Property Woes To Impinge Further On Economy
BMI View: Despite having been one of the regional underperformers in recent years, we still expect further weakness in South Korea's housing market. Structural downside pressure in the form of a supply overhang situation and deteriorating demographics will continue to push prices lower. This is likely to carry adverse ramifications for the broader economy as consumption spending is stifled, as well as banks which have a considerable portion of their loan books tied to the housing market. For now, while we are sticking to our neutral stance on interest rates, we highlight, however, that the scope for further monetary easing is increasing and further ill-boding data may cause us to alter our views.
Moribund state of the housing market: There appears to be no end in sight to the slump in South Korea's housing market. Recent data shows that the decline in Seoul's house prices continues unabated, with the contraction accelerating from 4.7% year-on-year (y-o-y) in January, as compared to the 4.5% print registered in December. Seoul property prices have now been in contraction for a full two and a half years (see chart). Indeed, a report released recently by the Korea Development Institute (KDI) shows apartment transactions to have witnessed their largest fall in six years in 2012, declining 21% during the year. On the whole, housing prices in South Korea witnessed a miniscule gain of just 2.9% through 2012. This contrasts strongly with regional economies (such as Hong Kong, Singapore, Taiwan and Malaysia), which, despite the relatively bleak economic backdrop, have witnessed robust growth within their real estate markets.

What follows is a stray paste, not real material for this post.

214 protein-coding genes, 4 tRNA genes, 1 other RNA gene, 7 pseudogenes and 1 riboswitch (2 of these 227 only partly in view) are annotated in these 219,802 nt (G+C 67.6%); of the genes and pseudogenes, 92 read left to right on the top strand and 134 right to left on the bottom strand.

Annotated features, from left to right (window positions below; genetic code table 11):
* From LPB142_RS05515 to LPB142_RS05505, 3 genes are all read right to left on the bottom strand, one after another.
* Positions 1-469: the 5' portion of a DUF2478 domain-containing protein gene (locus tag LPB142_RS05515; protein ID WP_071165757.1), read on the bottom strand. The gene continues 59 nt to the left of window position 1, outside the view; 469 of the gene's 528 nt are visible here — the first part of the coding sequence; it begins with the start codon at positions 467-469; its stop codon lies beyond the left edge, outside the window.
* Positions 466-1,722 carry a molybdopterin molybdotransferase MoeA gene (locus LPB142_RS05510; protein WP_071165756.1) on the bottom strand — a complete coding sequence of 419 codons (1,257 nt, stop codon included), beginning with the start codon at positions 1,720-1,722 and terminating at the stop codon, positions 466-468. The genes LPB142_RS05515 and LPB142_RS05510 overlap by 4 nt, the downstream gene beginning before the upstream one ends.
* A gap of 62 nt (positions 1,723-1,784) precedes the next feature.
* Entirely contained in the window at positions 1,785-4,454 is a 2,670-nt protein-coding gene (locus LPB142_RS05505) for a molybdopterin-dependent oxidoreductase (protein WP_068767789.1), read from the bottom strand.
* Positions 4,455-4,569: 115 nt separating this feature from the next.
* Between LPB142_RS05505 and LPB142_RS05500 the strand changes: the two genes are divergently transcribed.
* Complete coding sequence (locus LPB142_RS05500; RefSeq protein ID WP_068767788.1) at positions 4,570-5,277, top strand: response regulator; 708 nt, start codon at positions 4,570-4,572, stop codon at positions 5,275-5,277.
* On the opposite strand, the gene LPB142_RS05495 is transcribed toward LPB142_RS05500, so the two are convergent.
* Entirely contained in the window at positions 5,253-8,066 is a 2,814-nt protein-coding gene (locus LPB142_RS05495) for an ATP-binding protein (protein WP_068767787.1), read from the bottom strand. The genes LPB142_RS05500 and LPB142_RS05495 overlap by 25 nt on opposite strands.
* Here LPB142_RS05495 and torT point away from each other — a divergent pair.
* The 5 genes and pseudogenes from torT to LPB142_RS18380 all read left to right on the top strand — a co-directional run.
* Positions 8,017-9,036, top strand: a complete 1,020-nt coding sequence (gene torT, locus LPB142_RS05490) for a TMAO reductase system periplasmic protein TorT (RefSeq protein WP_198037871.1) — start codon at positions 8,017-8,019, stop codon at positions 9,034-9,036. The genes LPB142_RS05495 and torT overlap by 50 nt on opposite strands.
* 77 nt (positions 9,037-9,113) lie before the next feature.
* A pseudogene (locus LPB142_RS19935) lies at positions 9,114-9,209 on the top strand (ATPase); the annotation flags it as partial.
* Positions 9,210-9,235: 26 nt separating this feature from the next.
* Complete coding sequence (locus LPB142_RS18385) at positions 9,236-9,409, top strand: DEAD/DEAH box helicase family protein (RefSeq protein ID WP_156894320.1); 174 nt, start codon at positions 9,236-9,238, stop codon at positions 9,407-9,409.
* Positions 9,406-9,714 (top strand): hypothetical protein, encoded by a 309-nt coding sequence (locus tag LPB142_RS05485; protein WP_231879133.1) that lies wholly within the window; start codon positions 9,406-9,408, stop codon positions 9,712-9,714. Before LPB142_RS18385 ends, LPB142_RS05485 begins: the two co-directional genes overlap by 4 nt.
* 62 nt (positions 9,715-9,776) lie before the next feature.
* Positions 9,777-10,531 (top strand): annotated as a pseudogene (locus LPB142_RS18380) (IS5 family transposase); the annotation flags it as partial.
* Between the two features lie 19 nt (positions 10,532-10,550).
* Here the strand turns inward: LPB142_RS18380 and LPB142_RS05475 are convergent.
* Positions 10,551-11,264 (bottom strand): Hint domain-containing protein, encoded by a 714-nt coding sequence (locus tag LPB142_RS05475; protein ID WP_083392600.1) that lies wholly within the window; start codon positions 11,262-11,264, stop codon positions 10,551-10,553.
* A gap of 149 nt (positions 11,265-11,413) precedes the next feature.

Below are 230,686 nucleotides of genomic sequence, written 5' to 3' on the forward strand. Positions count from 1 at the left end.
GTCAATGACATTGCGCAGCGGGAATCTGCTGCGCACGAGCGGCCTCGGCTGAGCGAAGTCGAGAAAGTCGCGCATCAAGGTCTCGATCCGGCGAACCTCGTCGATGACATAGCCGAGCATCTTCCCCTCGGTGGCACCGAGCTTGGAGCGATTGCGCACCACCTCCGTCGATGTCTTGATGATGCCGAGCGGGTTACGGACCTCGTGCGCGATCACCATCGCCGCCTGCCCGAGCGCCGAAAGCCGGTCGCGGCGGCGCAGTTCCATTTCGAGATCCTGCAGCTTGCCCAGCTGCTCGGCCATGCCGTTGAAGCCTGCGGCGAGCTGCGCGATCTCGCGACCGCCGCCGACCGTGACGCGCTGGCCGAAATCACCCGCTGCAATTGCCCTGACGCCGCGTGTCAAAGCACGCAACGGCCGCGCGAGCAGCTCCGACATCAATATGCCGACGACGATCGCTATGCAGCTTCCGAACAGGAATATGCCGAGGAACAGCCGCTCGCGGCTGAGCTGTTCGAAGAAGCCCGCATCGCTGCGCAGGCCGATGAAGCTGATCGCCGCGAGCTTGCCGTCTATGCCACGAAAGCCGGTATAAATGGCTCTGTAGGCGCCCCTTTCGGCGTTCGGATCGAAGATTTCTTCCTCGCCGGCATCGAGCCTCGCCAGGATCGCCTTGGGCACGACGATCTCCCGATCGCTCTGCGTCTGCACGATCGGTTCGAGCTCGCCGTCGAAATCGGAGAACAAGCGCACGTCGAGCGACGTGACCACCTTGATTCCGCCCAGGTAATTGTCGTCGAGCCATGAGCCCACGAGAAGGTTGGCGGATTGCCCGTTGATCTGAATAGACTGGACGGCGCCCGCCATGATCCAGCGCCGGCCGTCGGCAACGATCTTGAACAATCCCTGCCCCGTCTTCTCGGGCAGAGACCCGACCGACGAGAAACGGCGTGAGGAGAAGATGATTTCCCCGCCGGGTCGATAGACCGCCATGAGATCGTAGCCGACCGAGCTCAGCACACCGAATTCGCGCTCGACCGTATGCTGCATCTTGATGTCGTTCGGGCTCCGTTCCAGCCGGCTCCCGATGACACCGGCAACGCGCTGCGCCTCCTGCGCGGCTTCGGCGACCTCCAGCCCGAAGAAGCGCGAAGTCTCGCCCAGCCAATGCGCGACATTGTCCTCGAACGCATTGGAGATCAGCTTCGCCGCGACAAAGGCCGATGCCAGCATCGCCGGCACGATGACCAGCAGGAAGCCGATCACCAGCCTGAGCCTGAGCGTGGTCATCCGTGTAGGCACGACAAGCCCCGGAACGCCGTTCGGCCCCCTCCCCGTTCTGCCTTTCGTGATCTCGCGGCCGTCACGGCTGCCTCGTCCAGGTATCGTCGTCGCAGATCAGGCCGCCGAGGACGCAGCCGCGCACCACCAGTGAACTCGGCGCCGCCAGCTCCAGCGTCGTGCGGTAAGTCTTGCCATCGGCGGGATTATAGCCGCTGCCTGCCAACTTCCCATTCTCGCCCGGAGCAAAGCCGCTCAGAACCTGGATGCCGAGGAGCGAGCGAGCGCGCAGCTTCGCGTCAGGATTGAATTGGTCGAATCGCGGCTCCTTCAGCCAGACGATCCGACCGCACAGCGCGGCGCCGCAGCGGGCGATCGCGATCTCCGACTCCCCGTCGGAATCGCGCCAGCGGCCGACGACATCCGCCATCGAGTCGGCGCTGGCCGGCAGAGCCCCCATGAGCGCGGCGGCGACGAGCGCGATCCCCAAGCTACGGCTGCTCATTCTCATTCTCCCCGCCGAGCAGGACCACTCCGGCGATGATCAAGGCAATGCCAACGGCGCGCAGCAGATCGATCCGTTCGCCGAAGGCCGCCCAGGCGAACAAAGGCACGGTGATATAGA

Structural downside pressure remains: The developments in South Korea's housing market have been pretty much in line with our expectations (see our online service 'North East Asia Property Markets Facing Strains', March 5, 2012). Looking ahead, we are maintaining our call for weakness in the housing market. The supply overhang situation is likely to persist as housing starts presently remain relatively elevated, even as the bulk of the surge in housing construction that began in 2011 is slated to come online in the coming two years. Meanwhile, demand is also expected to come in weaker in the near-term, as economic uncertainty prevails, as well as in the longer-term, as South Korea's demographics start to deteriorate. According to the United Nations, South Korea is expected to become an aged population and super-aged population by 2018 and 2026 respectively. To put things in perspective, Korea's housing supply ratio, which measures the total housing supply to the number of households, has continued to steadily creep up in recent years. Taking into consideration the fact that the active population is estimated to start declining in 2014, we can expect to witness structural downward pressure on house prices.
|Stuck In The Doldrums|
|South Korea - Housing Price, % chg y-o-y|